Having extra time to explore the island and prepare for any surprises gave us peace of mind — and made the trip more fun. I won’t lie, it was also nice to sleep in a comfy bed at Tucker House Inn and have access to a hot shower after a few days of almost roughing it.
Ask for what you need. For our tour, we completed a guest questionnaire beforehand. It pays to be thorough here. San Juan Outfitters will adapt meal plans to accommodate a range of dietary restrictions or provide a shuttle between Friday Harbor (where the ferry docks) and Roche Harbor (where the kayak tour begins) for those without a car. Disclosing medical conditions that might affect your trip is also essential. Our guide told us he once provided emergency first aid to a guest of another company’s tour who hadn’t listed an allergy.
Pack a few activities. Compact hammocks were the MVP “extra” item on our trip. For the kids, we also had collapsible buckets, water blasters, some coloring supplies and games (although we never used the games). With the unexpected downtime, we adults appreciated our having our books to read and binoculars to scout wildlife.
More things to do on San Juan Island
Ready to spend more time on San Juan Island? Here are a few ideas to keep you busy:
Explore a lighthouse. Lime Kiln Point State Park offers a small visitor center and some of the best opportunities to spot whales from land. On summer Saturdays, from 7 p.m. until dusk, you can climb to the top of the lighthouse for sunset views.
We celebrated Orca Action Month by attending the annual Orca Sing. Held on the third Saturday in June for more than 20 years, attendees gather to honor the island’s most beloved residents with songs and Tlingit blessings. A humpback whale even graced us with its presence during the choir’s opening song!
Access to Lime Kiln requires a Discover Pass, but check out Cattle Point Lighthouse for a free option. We explored tide pools and took a short beach ramble with our kayaking guide while we waited for the right tides for departure.
Check out kid-friendly art. We enjoyed the San Juan Islands Sculpture Park, located near Roche Harbor. The 20-acre park hosts 150 creations in a welcoming outdoor environment. Entry is free (donations accepted) and you’ll find several interactive elements to keep kids engaged. While the park is open from dawn to dusk year-round, you can participate in collaborative art-making on summer Saturdays, 2–4 p.m.
Learn about whales. To learn more about marine mammals that live in the San Juans, take a short walk from the ferry and visit the Whale Museum. Listen to orca calls, sit underneath their skeletons and check out the most recent whale sightings around the island.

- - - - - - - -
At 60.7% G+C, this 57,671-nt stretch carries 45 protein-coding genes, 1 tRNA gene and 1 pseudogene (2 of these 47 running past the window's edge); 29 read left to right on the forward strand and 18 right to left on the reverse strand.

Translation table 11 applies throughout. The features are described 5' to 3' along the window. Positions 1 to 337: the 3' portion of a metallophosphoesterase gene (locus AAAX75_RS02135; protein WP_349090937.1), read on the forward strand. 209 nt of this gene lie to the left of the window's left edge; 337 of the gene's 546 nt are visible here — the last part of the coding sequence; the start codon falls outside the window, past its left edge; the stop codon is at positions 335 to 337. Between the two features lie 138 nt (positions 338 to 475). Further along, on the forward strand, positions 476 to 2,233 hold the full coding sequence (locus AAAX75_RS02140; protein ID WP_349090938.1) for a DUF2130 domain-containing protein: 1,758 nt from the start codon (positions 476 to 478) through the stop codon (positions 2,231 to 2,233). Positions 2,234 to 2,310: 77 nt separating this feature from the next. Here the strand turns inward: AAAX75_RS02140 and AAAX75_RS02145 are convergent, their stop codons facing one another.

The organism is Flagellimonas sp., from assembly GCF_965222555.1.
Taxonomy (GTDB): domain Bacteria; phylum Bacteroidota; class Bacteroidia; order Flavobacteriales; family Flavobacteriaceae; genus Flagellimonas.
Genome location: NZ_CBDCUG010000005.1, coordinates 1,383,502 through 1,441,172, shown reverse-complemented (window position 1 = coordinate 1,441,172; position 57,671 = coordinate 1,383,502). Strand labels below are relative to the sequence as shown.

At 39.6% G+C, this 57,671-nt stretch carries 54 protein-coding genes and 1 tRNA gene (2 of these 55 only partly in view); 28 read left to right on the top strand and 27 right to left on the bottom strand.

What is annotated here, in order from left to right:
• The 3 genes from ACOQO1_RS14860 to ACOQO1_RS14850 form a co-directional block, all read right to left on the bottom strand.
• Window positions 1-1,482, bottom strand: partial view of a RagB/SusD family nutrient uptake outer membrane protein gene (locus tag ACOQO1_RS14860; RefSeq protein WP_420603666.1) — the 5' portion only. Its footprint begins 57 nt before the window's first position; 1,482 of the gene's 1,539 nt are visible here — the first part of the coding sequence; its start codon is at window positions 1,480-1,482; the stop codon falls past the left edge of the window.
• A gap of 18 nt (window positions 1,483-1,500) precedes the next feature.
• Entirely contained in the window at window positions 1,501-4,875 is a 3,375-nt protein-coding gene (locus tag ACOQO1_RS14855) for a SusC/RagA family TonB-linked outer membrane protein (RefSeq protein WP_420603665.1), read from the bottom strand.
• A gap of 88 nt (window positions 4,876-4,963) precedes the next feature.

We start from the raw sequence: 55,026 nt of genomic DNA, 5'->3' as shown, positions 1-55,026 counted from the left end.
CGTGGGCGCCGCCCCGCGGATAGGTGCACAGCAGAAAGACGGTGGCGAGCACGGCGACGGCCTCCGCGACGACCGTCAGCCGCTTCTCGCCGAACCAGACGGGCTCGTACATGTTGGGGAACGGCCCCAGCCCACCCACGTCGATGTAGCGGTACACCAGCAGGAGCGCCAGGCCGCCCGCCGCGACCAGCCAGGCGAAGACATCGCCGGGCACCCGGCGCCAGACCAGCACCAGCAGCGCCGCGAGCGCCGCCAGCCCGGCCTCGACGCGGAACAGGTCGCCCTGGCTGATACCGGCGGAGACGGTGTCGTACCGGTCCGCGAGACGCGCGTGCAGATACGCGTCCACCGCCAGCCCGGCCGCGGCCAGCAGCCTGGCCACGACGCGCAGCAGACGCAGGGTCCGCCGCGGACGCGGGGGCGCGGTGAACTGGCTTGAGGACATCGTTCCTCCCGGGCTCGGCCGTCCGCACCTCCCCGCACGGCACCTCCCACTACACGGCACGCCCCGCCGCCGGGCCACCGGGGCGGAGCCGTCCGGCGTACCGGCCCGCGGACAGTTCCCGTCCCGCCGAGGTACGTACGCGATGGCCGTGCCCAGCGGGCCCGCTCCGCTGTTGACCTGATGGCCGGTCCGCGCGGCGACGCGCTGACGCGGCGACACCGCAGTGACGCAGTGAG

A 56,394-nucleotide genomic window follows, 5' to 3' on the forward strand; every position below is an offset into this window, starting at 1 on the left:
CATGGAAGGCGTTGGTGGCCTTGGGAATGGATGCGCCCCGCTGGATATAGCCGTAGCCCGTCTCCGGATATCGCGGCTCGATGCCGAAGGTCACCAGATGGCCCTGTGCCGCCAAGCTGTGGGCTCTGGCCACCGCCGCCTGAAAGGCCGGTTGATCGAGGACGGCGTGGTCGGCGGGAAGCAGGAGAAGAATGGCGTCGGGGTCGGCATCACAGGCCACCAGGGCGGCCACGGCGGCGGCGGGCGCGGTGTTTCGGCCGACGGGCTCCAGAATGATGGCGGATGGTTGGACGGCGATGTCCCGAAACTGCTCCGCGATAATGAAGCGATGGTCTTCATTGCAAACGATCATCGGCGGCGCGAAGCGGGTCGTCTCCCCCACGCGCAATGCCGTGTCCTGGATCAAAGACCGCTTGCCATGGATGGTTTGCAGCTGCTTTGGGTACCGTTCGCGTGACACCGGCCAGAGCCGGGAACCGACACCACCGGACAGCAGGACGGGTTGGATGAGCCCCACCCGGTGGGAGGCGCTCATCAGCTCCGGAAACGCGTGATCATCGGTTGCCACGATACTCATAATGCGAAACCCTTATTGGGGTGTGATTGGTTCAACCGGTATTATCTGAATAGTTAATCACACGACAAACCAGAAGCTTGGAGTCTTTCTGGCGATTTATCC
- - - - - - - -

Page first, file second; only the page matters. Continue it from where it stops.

If you have your heart set on seeing whales in the wild, book a boat tour for the best chance. There are several options for reputable tour companies with a history of adhering to respectful observation practices. We went out with San Juan Safaris (the tour arm of San Juan Outfitters) on its Adventure Tour. While we didn’t see any orcas, we did spot a humpback whale, a swimming eagle, and lots of porpoises and seals.
Explore a farm. We stopped for refreshing lavender-lemon sorbet and a few rounds of cornhole in the lavender fields at Pelindaba Farm.
Pop into Krystal Acres Alpaca Farm to see the fluffy and cute animals whose wool packs a warm punch for our chilly winters.
The nitty-gritty details
I bet by now your finger is hovering over the “reserve” button, so here are a few last details you’ll need.
Tour options and cost: San Juan Outfitters offers a 2- or 3-day family kayaking trip ($679/person or $879/person, respectively, plus gratuity for your guides). If you’re not quite ready to take the plunge on a multiday excursion, check out the 3-hour family kayaking tour ($125/person). The minimum age for family tours is 6 years old, while standard tour guests must be at least 13.
Season: The San Juan Islands are spectacular year-round and you’ll find lodging deals and fewer crowds in the off-season. Most kayaking tours operate from roughly April or May through to late September.
Where to eat: Enjoy waterfront views, seafood-forward dishes and a fantastic kids’ menu at Downriggers in Friday Harbor or Madrona Bar & Grill in Roche Harbor. We picked up a pre-whale-watching coffee from Salty Fox, ice cream from Yo! Friday Harbor and snuck in a quick glass of wine on the patio at Everelse before our return ferry. Friday Harbor Marketplace offered picnic provisions for our sunset lighthouse dinner and lunch aboard the whale-watching cruise.
Lodging: We stayed a short walk from the ferry at Tucker House Inn & Harrison Suites in the Lopez Suite. Family suites ($260–$450 per night in peak season) sleep 4–10 people on comfy mattresses, with a full kitchen and refreshing shower. Innkeepers deliver breakfast to your door between 8 and 10 a.m., or you can request a protein-packed grab-and-go option featuring a yogurt parfait with fresh fruit, a hard-boiled egg and cheese.